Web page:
A few years ago, sildenafil caused a stir of excitement and jokes among high-altitude researchers.  Silfenafil is the generic name for Viagra.  Recall that this drug increases nitric oxide and blood flow. In 2005 a study announced that by improving pulmonary circulation, sildenafil safely protects against the high altitude-induced pH changes and improves gas exchange.   It was assumed that this would alleviate symptoms of altitude sickness.  Unfortunately this hope was dashed by recent papers that found no significant difference in most latitude related symptoms in those taking Viagra from those who received placebo.  One study actually reported worse symptoms with the drug.   The most recent paper we come across is a 2011 paper by Kressler et al that concluded, “… that sildenafil is unlikely to exert beneficial effects at altitudes <4,000 m for a majority of the population.”

Not what we had hoped.

 

Ginkgo:

Ginkgo biloba extracts were also the big thing for treating altitude sickness a decade ago.  One good clinical trial was followed by a second trial that yielded disappointment.  The researchers tried to explain away this inconsistency by blaming the, “source or composition of the… products” they used in their trials. While it is true that there is great inconsistency in herbal products, a problem that may only be getting worse as supplement sales expand, this does not seem like an adequate an explanation.  A 2013 study that compared gingko with acetazolamide, the drug commonly prescribed for altitude sickness, found no effect from the ginkgo.   Acetazolamide, while it helps altitude sickness is not without drawbacks.  A 2012 meta-analysis of multiple studies confirmed that, “ acetazolamide is effective for the prevention of acute mountain sickness but may be associated with paresthesias.”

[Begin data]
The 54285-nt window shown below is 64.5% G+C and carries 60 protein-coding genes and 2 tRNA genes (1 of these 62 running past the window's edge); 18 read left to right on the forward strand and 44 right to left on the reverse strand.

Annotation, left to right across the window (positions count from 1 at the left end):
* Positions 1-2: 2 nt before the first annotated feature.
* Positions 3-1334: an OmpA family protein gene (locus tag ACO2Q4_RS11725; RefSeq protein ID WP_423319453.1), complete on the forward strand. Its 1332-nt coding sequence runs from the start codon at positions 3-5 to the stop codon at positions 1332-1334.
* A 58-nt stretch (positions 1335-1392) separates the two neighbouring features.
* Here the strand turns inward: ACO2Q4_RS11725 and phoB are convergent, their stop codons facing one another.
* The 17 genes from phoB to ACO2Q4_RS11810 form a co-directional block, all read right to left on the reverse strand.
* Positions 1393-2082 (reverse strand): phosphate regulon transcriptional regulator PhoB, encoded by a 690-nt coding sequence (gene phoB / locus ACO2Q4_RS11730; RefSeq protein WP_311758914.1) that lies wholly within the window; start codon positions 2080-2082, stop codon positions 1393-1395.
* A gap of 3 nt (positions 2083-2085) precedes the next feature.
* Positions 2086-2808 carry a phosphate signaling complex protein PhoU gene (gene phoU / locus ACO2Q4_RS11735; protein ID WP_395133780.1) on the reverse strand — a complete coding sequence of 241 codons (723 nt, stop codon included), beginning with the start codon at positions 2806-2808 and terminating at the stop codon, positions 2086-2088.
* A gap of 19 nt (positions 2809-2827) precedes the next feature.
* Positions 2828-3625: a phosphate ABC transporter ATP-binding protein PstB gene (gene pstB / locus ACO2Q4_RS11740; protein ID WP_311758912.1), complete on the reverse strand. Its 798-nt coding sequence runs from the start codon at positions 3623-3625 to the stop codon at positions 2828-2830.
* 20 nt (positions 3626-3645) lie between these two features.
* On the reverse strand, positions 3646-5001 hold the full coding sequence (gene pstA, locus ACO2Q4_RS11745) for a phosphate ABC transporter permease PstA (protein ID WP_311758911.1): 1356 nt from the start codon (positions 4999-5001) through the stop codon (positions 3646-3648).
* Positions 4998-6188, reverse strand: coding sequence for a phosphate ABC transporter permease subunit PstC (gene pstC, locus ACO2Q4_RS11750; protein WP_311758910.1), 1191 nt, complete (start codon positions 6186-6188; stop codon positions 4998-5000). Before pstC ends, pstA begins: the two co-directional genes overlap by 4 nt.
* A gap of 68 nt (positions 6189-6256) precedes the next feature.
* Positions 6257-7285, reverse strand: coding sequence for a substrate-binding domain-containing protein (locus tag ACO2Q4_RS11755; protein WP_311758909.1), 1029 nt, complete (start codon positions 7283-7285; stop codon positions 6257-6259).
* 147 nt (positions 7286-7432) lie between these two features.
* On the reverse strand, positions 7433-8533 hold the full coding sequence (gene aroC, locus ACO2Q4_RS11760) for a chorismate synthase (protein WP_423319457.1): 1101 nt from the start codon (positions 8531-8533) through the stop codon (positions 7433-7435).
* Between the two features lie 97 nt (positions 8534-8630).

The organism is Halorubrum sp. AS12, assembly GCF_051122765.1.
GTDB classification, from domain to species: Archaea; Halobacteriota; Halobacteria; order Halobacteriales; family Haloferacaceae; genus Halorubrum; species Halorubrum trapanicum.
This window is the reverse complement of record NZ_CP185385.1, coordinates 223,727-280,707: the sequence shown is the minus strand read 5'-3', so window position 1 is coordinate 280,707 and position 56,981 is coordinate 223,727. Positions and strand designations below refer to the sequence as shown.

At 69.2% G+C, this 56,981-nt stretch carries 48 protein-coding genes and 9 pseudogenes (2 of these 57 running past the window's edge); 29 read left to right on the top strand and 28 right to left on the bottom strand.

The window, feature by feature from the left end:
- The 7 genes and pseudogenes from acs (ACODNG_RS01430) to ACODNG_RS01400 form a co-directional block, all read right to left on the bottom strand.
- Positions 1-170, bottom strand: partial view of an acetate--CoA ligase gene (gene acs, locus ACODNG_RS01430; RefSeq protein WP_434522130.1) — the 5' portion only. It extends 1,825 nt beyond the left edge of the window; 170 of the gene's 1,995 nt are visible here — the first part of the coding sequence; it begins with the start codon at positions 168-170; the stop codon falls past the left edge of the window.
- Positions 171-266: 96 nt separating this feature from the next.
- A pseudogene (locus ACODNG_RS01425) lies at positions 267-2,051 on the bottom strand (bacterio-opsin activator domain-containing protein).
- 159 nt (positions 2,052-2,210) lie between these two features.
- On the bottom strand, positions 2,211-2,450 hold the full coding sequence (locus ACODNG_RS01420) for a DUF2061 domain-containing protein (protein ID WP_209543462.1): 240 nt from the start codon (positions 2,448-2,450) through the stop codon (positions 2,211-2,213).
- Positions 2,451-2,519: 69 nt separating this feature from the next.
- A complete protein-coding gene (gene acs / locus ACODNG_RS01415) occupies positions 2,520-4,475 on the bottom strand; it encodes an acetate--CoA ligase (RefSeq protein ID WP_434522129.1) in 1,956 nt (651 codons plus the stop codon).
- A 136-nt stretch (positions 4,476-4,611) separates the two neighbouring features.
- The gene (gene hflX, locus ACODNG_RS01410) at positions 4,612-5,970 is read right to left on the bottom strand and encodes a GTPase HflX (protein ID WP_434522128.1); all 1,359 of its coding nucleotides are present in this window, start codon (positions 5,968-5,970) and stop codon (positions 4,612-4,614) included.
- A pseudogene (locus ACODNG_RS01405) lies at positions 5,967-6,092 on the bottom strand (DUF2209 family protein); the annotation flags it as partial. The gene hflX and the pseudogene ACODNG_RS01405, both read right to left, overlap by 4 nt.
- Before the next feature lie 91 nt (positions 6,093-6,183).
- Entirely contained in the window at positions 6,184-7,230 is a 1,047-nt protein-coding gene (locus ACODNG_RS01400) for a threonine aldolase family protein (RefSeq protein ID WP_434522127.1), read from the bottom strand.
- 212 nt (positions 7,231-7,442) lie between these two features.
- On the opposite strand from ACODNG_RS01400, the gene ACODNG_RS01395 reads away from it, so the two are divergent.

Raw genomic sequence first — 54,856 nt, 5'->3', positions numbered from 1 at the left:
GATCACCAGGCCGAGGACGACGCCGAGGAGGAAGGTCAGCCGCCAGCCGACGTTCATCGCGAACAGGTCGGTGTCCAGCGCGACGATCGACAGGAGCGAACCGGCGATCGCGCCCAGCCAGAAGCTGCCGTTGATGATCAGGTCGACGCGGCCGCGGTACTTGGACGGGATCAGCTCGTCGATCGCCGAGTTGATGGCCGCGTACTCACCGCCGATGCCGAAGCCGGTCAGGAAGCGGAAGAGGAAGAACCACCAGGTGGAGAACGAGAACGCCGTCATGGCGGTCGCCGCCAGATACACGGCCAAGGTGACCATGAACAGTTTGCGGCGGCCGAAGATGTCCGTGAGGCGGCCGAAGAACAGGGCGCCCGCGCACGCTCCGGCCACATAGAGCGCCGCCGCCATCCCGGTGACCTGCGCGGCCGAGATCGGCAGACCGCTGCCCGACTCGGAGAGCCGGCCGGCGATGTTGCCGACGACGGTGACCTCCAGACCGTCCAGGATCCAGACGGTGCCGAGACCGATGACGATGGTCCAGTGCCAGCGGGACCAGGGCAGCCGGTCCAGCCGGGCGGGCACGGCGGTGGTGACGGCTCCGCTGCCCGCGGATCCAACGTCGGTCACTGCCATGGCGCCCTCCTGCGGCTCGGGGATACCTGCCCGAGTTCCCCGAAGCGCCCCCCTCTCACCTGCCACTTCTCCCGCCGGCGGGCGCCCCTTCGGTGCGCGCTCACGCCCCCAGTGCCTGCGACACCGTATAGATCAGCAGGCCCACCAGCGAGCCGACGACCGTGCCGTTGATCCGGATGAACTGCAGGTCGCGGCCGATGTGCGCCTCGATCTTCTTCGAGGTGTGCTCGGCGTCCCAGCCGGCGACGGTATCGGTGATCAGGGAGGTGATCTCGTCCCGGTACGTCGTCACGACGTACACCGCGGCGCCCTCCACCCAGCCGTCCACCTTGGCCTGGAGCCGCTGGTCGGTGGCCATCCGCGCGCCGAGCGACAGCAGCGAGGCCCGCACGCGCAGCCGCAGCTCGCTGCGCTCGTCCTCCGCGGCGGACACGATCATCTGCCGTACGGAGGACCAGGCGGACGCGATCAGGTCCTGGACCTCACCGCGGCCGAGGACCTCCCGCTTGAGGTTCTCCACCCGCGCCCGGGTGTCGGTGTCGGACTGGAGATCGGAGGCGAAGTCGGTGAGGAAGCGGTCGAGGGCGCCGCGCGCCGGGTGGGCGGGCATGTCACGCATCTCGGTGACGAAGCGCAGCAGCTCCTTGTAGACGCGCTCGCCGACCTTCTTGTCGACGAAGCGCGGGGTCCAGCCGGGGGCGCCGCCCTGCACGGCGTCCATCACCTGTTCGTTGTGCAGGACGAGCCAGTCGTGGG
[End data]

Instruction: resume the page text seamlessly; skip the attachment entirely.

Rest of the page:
Rhodiola: